What Will The Next Decade Look Like In Tech?

July 8, 2024  |  Mark Hillary

What is ahead for the global technology industry? We know that important developments such as generative artificial intelligence (GenAI) have been making waves recently, but what are the trends that we can expect to see playing out for the rest of the 2020s?

The business magazine Forbes recently attempted to go even further by predicting the technology trends that will shape the period 2024 to 2034. Bernard Marr is experienced with technology futurism, but even he usually only focuses on extrapolating into the next few years — not a full decade.

Let’s explore some of the trends he discussed.

AI is omnipresent

Bernard says: In 10 years’ time, with the advances we’re seeing in natural language processing and speech generation, voice control could become our default method of interacting with machines. We’re already used to speaking to machines like Alexa or Siri, even though the experience can be shaky and limited. But with natural language processing taking over, by 2034, it will seem completely humdrum to have natural, flowing conversations with technology. 

This is where AI will become entirely immersed into our lives. I fully expect the idea of our own personal digital assistants to be normalized over this timeframe. Why waste time booking a flight when you can explain what you need and then leave your personal assistant to go ahead and work on it?

This idea of just talking to computer systems and interacting with them in much more detail does raise some ethical questions about how we will continue to interact with people. Would we expect a doctor to be a human that completed medical training years earlier or would we prefer an always-updated AI?

Will therapy discussions take place entirely with AI? What about if a large number of people prefer AI friends and romantic partnerships to the struggle of a real relationship?

There are many benefits to AI becoming entirely immersive and easy to use, but it could also have some very profound effects on how humans relate to other people.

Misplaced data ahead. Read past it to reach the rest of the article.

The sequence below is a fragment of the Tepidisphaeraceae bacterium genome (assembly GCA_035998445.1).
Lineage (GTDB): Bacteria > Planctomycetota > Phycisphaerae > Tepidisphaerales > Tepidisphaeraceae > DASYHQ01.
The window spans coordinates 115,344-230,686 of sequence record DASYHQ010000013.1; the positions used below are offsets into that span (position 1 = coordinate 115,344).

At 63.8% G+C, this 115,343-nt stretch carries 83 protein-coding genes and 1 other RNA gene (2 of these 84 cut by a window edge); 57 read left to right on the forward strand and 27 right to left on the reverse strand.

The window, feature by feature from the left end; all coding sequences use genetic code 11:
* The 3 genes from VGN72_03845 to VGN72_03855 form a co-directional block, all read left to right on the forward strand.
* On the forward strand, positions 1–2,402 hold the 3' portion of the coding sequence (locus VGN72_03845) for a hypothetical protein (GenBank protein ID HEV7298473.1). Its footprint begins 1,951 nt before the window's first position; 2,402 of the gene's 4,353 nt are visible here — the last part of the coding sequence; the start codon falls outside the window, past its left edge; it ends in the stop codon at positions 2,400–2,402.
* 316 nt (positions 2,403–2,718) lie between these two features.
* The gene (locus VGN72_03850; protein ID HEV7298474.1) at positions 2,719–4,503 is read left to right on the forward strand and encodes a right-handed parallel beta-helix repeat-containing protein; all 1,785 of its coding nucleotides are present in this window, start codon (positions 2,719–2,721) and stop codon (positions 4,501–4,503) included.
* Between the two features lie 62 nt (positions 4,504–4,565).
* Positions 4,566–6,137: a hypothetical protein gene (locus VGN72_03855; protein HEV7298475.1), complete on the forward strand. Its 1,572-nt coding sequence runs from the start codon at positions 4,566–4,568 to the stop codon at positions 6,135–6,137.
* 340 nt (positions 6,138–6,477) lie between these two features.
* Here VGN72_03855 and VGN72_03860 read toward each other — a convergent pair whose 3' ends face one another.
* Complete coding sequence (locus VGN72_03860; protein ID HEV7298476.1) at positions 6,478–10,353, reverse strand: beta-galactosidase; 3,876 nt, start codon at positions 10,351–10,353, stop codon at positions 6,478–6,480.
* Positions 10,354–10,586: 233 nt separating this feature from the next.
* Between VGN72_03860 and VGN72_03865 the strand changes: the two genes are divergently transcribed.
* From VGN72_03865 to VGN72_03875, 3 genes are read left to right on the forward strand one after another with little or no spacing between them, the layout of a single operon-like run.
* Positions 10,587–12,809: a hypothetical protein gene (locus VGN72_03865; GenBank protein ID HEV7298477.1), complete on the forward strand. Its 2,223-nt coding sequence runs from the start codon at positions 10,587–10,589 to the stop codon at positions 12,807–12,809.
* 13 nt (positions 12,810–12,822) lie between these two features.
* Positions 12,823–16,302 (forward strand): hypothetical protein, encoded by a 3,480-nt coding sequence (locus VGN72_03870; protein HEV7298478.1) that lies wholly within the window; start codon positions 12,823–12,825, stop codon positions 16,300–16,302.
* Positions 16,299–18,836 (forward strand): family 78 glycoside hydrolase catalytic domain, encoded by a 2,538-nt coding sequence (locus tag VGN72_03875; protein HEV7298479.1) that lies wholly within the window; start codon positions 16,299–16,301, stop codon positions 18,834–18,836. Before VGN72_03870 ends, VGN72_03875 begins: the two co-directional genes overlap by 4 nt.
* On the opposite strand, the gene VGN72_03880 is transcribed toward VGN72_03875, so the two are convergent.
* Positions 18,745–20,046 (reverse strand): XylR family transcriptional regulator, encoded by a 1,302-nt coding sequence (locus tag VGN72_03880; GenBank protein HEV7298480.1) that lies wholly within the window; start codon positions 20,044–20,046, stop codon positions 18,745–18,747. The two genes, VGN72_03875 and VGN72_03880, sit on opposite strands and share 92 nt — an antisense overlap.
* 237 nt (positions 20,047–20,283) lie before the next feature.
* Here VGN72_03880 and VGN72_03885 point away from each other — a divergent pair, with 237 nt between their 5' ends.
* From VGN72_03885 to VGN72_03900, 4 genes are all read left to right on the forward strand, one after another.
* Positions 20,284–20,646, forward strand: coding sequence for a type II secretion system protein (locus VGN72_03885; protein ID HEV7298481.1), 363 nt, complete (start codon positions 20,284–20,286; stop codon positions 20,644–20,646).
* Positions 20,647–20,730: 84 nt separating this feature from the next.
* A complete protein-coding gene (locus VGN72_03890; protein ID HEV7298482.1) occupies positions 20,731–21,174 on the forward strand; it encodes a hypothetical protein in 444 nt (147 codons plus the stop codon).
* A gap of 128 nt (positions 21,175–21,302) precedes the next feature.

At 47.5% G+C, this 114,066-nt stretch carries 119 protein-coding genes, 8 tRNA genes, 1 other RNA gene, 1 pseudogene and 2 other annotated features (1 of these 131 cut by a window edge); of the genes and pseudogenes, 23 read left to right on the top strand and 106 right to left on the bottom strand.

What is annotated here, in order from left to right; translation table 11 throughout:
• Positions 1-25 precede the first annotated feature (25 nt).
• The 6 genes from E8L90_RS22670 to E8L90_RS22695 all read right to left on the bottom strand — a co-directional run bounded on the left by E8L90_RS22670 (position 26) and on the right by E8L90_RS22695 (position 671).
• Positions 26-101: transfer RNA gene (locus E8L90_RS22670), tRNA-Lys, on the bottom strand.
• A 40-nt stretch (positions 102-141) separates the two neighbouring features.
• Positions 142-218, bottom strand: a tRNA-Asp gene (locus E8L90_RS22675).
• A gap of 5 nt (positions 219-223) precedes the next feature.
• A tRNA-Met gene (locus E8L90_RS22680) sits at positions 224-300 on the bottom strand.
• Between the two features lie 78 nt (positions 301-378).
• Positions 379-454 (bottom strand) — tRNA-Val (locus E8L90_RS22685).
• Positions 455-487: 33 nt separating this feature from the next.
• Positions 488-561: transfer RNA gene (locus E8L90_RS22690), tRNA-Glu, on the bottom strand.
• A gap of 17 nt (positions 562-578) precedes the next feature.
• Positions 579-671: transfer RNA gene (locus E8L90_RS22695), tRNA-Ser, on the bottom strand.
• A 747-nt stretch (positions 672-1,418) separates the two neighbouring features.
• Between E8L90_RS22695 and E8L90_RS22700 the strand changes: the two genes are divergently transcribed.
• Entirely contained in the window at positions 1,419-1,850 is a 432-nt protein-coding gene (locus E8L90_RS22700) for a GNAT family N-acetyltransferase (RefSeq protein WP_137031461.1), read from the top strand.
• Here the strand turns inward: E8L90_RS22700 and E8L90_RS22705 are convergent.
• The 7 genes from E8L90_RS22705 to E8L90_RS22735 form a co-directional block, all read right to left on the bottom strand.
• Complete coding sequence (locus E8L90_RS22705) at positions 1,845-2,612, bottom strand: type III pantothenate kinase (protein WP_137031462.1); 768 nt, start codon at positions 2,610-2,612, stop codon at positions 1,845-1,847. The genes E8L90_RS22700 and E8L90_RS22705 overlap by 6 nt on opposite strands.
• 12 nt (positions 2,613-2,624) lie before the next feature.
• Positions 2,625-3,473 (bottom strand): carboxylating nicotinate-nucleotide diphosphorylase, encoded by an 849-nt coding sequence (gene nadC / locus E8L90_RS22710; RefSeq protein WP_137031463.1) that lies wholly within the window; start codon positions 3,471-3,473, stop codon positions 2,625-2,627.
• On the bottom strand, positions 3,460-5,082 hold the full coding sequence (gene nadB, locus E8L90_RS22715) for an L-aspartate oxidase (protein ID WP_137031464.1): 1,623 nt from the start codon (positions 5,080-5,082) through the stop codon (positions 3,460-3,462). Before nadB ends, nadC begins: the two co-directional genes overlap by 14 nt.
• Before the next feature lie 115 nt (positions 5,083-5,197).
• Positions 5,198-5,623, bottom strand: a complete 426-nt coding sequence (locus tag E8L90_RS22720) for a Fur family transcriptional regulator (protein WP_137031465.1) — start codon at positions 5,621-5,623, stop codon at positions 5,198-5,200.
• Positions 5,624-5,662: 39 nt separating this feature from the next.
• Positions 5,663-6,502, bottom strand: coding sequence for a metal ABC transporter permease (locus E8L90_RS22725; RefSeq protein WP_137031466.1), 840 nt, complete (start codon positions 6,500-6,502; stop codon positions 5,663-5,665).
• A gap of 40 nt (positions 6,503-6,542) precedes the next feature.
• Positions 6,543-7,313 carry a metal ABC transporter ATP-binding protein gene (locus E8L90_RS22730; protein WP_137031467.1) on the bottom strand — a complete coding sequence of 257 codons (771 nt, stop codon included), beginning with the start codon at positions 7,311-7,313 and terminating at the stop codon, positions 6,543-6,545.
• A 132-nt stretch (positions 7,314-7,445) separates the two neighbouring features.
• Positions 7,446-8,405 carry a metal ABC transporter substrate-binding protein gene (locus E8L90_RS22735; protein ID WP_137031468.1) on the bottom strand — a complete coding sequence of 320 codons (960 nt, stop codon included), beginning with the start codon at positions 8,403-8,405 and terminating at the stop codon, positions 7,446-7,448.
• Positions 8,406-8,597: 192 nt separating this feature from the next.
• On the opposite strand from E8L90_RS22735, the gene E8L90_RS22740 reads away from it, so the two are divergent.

Digital Lives

Bernard says: …the differentiation between the online, digital world and the offline, physical world may start to fade. The concept of the “metaverse” may have fallen somewhat out of fashion in recent years thanks to the excitement over generative AI. But make no mistake, the concept – that our digital experiences will be just as important and consequential as our offline lives – is still just as true.

I believe the failure of the metaverse concept was how it was suggested that this would be the default place where people spend most of their time. Perhaps this may be true in future, but it certainly is not today. Nobody is arriving home from work and deciding that they want to spend the next few hours in a virtual game of table tennis. Yet this is how it was pictured.

I think this concept will really catch on as companies continue to embrace the post-pandemic trend to build hybrid teams that can work from home as well as working from a corporate office. By creating a virtual office, that everyone attends, we can bring entire teams together to recreate a personal experience virtually.

Biotech transformation

Bernard says: Advances in gene editing technologies like CRISPR-Cas9 may have made it possible to correct many genetic disorders before birth. This could reduce the prevalence of many hereditary diseases like muscular dystrophy or cystic fibrosis. It could even reduce the overall genetic predisposition to negative effects of high cholesterol or blood pressure. The societal impacts of this could be huge, including extended human lifespans.

I think the really important point here is that most healthcare can switch to being proactive rather than reactive. If we monitor our health all the time using devices then we can be alerted to any abnormality – rather than just waiting until we get sick and then going to a hospital.

In future, it would be unlikely for a patient to show up at hospital feeling ill and then to find that their cancer is terminal because it was untreated. If the patient were being monitored, then they would have been checked in detail the moment that a tumor was detected.

This has the potential to drastically reduce the cost of healthcare and also to increase lifespans, but there is also a danger that this concept of proactivity may only be available to those who can afford it.

These are just a few key areas and predictions, but do please leave a comment with your own thoughts on where we will see the greatest wave of change.

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